Lyndon Baines Johnson’s ability to convince others to see things his way, vote for his legislation, serve at his command, and do what he needed them to do is so legendary that there is even a familiar description of his tactics — “the Johnson Treatment”. Read any biography of LBJ and you’ll be sure to find the words “bully” and “cajole” somewhere in the text. The towering Texan often used his imposing physical presence (he was nearly 6’4”) to grab lapels, jab fingers in chests, wrap his arms on his target, and literally lean on others in order to get what he needed, as displayed in the famous series of photographs above of the Johnson Treatment being used on a somwehat terrified-looking Senator Theodore Green of Rhode Island.
But the Johnson Treatment wasn’t always a physical onslaught. Lyndon Johnson had an innate, often stunning ability to read the personalities of others and immediately understand exactly how to ingratiate himself with them. With giants of Capitol Hill like Senator Richard Russell of Georgia and longtime House Speaker Sam Rayburn of Texas, LBJ recognized two lonely, childless men who had nothing in their lives but an intense devotion to politics. With both men, Johnson built relationships bordering on familial. Russell and Rayburn both had something close to paternal affection for Johnson, who was endlessly deferential to them and brought them into his home for dinners with his family because, as he once explained to Senator Russell, who lived alone in a small apartment in Washington, “You’re gonna have to eat somewhere, you know.” The relationships he built were real, but there was a reasoning behind the deference and for the personal bonds forged with such men, too. Johnson recognized their influence and how they could further his goals for himself and for his country. As LBJ often said, “Power is where power goes.”
Johnson would tailor his strategy differently for everybody he approached, and his success rate was astonishing. The Johnson Treatment’s tactics were effective, if not always admirable. The man who would one day become LBJ’s Vice President, Hubert H. Humphrey, once pulled up the leg of his trousers to show bruises where Johnson had kicked him while saying “Get going!” after giving Humphrey marching orders. In the dark days following President John F. Kennedy’s assassination, Johnson decided to appoint a special Presidential commission to uncover all of the facts of the murder and report back to the country. To chair the commission, LBJ wanted Earl Warren, Chief Justice of the United States, but Warren was opposed to Supreme Court Justices serving on extrajudicial commissions. When Warren declined, Johnson called him to the Oval Office and appealed to his patriotism, noting that rumors that the Soviet Union might be involved in Kennedy’s death could cause the Soviets to become nervous of an impending retaliation by the United States and launch a preemptive nuclear strike, which would kill an estimated 39 million Americans in the first hour. “All I want you to do is look at the facts, and bring any other facts that you want in here and determine who killed the President,” Johnson told Warren. “But here I’m asking you to do something and you’re saying no, when you could speaking for 39 million people. Now I’m surprised that you, the Chief Justice of the United States, would turn me down.” The Chief Justice, one of the most formidable and respected men in the country, was left in tears, and immediately said, “Mr. President, if the situation is that serious, my personal views do not count. I will do it.”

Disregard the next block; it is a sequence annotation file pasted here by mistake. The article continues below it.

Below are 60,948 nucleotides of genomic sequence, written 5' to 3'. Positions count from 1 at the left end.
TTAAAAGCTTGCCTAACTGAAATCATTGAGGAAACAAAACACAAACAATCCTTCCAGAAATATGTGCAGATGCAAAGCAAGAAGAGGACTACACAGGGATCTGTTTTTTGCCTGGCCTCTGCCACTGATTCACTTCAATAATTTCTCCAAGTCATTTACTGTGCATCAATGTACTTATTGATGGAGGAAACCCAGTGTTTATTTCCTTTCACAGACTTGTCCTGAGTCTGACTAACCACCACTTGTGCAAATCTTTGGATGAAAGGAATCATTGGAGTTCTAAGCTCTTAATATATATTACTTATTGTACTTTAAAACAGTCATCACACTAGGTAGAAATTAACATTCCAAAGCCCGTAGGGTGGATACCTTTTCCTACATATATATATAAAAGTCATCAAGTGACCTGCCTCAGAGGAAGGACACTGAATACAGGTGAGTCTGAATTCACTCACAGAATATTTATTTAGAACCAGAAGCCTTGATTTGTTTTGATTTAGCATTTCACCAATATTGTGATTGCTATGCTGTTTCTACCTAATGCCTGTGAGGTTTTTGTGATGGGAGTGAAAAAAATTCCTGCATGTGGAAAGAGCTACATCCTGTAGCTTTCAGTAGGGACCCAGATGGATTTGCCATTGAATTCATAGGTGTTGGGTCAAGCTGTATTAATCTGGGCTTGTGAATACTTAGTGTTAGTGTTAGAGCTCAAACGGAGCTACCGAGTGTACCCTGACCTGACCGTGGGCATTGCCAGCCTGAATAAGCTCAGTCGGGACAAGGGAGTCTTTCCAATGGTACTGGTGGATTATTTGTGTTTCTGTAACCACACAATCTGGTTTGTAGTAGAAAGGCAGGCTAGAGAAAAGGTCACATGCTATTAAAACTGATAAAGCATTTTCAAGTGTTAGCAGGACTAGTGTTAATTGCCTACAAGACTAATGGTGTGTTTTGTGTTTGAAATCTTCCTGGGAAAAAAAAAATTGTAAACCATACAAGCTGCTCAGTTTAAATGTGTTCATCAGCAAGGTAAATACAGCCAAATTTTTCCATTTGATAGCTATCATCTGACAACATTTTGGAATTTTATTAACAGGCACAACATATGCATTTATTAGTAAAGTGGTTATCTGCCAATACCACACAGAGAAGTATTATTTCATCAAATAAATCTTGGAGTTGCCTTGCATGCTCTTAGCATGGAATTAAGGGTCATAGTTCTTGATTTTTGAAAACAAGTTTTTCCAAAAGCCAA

Richard Russell didn’t want to serve on the Warren Commission, either. One of the main reasons was that the staunch segregationist hated and distrusted Earl Warren, whose Supreme Court had ordered the desegregation of public schools in the landmark Brown v. Board of Education decision. Throughout their relationship, Johnson had always been deferential to the Senator from Georgia who, in turn, treated LBJ like the son he never had. Now, just seven days into his Presidency, LBJ used another form of the Johnson Treatment on Russell. A couple of hours after Russell had initially turned down Johnson’s request, the President called him back and told him that he wasn’t simply asking Russell to serve on the commission — in fact, he’d already announced it to the press. Russell was stunned and again tried to beg off, but it was no use. The protégé, now President of the United States, said, to his mentor, “You’re my man on that commission. And you are going to do it! And don’t tell me what you can do and what you can’t, because I can’t arrest you. And I’m not going to put the FBI on you. But you’re goddamned going to serve, I’ll tell you that!” There wasn’t anything else the Senator could do. Richard Russell served alongside the Chief Justice on the Warren Commission.